Even in a party this wedded to the idea that the good is the enemy of the perfect, it seemed vanishingly unlikely that they would vote against the reconstruction of Kosovo or in favour of hate-crimes. I had wrongly assumed that the debate on GM food might fall into the same category - given that the issue was perfectly engineered to arouse activists' mistrust of big business and technological determinism.
The early speakers confirmed initial suspicions. "We wouldn't be able to put the gene back in the bottle", punned one, urging delegates to toughen up the proposed moratorium on commercial growing of GM crops. The next added to the sense of global corporate conspiracy against our digestive systems, by revealing the existence of the Codex Alimentarius, a little- known international body that governs food safety rules. The name suited the general paranoia perfectly; its members sounded as if they gather at night in disused quarries, wearing monks' cowls and executing any hapless tourists who stumble on their dark machinations.
But then Tim Farron came to the podium. The motion was driven by "reckless, inaccurate, craven populism" he said. It was a surrender to "tabloid hysteria", evidence of a "reborn Luddite movement". I braced myself for mad-cow moos of disapproval, but the hall listened thoughtfully to his tirade. And when he slammed down his final soundbite ("I refuse to accept that knowledge should be a banned ingredient") they actually applauded.
Other like-minded speakers followed. "One-quarter of our genes are the same as those of the cabbage", announced Veronica Watkins, making the point that nature herself takes a liberal view of genetic modification. "Fortunately the other three-quarters make most of us different". The "most of" was rather pointed, given that she was swimming against the general tide of prejudice, but the delegates all chuckled indulgently. If there was a brassica tendency in the hall, everyone clearly thought it was seated elsewhere.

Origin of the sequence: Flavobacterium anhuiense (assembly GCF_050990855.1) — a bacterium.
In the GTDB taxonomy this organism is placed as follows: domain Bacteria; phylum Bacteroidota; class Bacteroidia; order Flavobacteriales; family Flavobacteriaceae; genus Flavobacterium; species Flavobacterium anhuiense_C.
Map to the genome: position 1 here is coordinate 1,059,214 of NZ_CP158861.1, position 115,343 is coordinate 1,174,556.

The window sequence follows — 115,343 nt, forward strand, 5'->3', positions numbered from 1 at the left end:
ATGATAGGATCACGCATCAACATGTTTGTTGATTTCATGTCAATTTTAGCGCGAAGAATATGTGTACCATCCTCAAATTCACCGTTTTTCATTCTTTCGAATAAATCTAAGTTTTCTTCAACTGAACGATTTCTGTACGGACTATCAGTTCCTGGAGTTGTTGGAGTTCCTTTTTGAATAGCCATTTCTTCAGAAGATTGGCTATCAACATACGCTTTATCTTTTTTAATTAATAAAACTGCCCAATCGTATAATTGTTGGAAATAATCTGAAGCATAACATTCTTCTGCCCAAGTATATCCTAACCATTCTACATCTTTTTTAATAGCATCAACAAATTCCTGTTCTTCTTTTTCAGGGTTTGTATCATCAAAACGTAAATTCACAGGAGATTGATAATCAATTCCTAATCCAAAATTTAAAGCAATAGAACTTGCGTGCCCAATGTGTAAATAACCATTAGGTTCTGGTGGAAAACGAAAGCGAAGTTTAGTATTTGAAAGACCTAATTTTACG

It wasn't all going the dissidents' way but there were plenty of them and, by my admittedly partial assessment, the mood of the delegates seemed finely balanced between rejection and approval. Then one speaker swung the conference squarely behind the motion again. In the "offices held" section of his speaker's card Charles Kennedy had written "Leader of Party". It was, said the session chairman proudly, striking evidence of the egalitarian nature of the Liberal Democrats. It would have been more striking still if Mr Kennedy hadn't been called, or if he'd been rebuked for over-running his allotted five minutes - but then there are limits to democracy.
Earlier Dr Evan Harris had warned the delegates: "Do not fall into the trap of being led by tabloid scaremongering". Mr Kennedy, by contrast, thought the populist bandwagon looked a perfectly sensible way to travel: "The consumer and citizen is king" he reminded delegates, and, what's more, "we've got to be bolder in our commitment to the environment".
In this case, oddly, boldness takes the form of being cautious to the point of paralysis, but that's neither here nor there. Mr Kennedy's stage-managed intervention was high-minded in its tone but at heart it was an appeal for the party to behave politically not rationally, to put public prejudice before private knowledge.
In a nice Freudian slip an anti-GM speaker had earlier begged delegates to "vote for the emotion". After Mr Kennedy's canny bit of rabble-rousing, they did so overwhelmingly.